Save Lake Peigneur

By Maddie Duhon

Residents of Iberia Parish living on the banks of Lake Peigneur are faced with uncertainty about the safety of their homes as AGL Resources, Inc., a natural gas company, pressures Louisiana to expand and add two natural gas storage caverns under Lake Peigneur in the Jefferson Island Salt Dome.

Aerial view of Lake Peigneur Photo credit:

Aerial view of Lake Peigneur
Photo credit:

The 4,000 local residents are concerned with salt-water intrusion into the Chicot aquifer and safety issues for those living within a one-mile radius of Lake Peigneur. AGL Resources, Inc. has been using the underground salt domes as storage and hub facilities for pressurized natural gas since 1994, with two caverns currently in use. Many local residents oppose the drilling more caverns under the lake.

“There was no doubt in my mind that the fresh water aquifer was in danger and that something needed to be done,” said Nara Crowley, previous president of Save Lake Peigneur Inc., a nonprofit group that has been fighting the expansion of natural gas storage at Lake Peigneur for almost a decade. “Taking no action to save this natural resource for future generations is unacceptable. As a result I became actively committed with fellow residents to protect our lives, drinking water and environment.”

To create another dome, AGL Resources, Inc. has to drill deep under the surface and pump in millions of gallons of water to dissolve the salt. This water is then removed, leaving space to store natural gas. This fresh water will be taken from the Chicot aquifer, the primary source of drinking water for 17 parishes, and turned into salt water through this process. Residents are worried about the potential negative effects of taking a significant amount of water from the Chicot aquifer. It supplies drinking water for a large area of Acadiana, including the Teche area. Three million gallons of drinking water and two million gallons of non-potable drinking water will be withdrawn daily. This large suction is an issue referred to as a cone of depression, which is the pulling of salt water in. As water is removed from the aquifer, salt water from the Gulf might intrude.

Diagram of a cone of depression, which is created when pumping from a well in a water table aquifer lowers the water table near the well Photo credit:

Diagram of a cone of depression, which is created when pumping from a well in a water table aquifer lowers the water table near the well
Photo credit:

Scientific experts have discovered a risk of salt-water intrusion into the Chicot Aquifer if the new storage caverns are created. According to United States Geological records, a 10-foot drop occurred in the aquifer water level within four years of creating the original two caverns, the same amount that had previously taken 50 years to deplete.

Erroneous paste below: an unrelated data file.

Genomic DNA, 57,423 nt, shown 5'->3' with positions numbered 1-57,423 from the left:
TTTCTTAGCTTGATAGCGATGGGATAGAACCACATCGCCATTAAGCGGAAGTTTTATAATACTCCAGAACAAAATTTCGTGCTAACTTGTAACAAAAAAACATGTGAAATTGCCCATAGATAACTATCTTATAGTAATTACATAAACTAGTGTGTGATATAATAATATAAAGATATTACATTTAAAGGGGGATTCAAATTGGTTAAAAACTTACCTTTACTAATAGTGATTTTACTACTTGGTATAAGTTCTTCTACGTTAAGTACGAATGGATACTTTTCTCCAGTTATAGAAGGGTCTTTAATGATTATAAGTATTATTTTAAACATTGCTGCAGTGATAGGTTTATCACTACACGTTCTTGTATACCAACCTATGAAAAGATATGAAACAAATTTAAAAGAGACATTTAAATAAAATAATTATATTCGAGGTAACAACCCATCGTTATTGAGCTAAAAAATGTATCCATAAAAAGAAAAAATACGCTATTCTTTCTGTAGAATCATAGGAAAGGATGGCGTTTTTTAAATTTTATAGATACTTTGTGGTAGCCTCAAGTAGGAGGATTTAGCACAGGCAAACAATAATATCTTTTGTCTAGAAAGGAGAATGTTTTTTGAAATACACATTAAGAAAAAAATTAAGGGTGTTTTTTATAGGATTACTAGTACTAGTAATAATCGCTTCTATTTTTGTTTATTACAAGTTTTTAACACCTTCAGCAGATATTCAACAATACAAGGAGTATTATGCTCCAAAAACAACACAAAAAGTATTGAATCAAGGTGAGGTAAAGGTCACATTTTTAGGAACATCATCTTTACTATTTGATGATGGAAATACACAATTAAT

Foam can be seen on Lake Peigneur’s surface. Its source is unknown. Photo credit:

In 2006, unusual bubbling lasting from 20 minutes to more than 24 hours, described as long zigzag lines up to 3,000 feet long and 15 feet wide, ran across the lake surface. No one knows the cause of this strange phenomenon.

“I have lived on the lake for more than six years. I am concerned for the water quality if this project is approved, stability of the salt dome after more drilling, failure of structure of the two existing caverns, a sink hole, and any other possibility,” said Cherie Lecompte, a local resident. “Delcambre has hundreds of residents and two schools within a two-mile radius of the lake. AGL Resources, Inc.’s operations should not be allowed to proceed in a residential area. There are too many dangers and possibilities.”


The backwards flow of the normally outflowing Delcambre Canal temporarily created the biggest waterfall in Louisiana. Here is the huge waterfall that formed when an oil drilling rig in Lake Peigneur punctured the ceiling of an underlying salt mine. Photo credit: The Mining Operations Division, Department of Minerals and Energy, Western Australia

Many years ago, a Texaco oil rig accidentally drilled into the salt mine under the lake, creating a whirlpool that sucked in Texaco’s drilling platform, 11 barges and 65 acres of terrain. So much water drained into the caverns that the flow of the Delcambre Canal, which usually empties into the Vermilion Bay, was reversed, resulting in the tallest waterfall ever in the state of Louisiana at 164 feet, as the lake refilled with salt water. This permanently affected the ecosystem of the lake, as saltwater replaced the freshwater and  tremendously increased the water’s depth.

Residents are fearful of another freak catastrophe if more caverns are created.

For AGL Resources, Inc. to build these new caverns, a permit from the state is required. Recently Judge Keith Comeaux of the 16th Judicial District Court based in New Iberia reversed the decision of the Louisiana Department of Natural Resources to issue a Coastal Use Permit to construct and operate two natural gas storage caverns in the Jefferson Island Salt Dome under Lake Peigneur. Attorneys for the state Department of Natural Resources have not yet decided whether to appeal this ruling.

“The residents of Delcambre love the lake. There are always people using it for recreational purposes,” said Lecompte. “My favorite part of living on the lake is the tranquility of it on a cool, sunny day, the birds flying overhead and the fish jumping. It’s our own paradise!”


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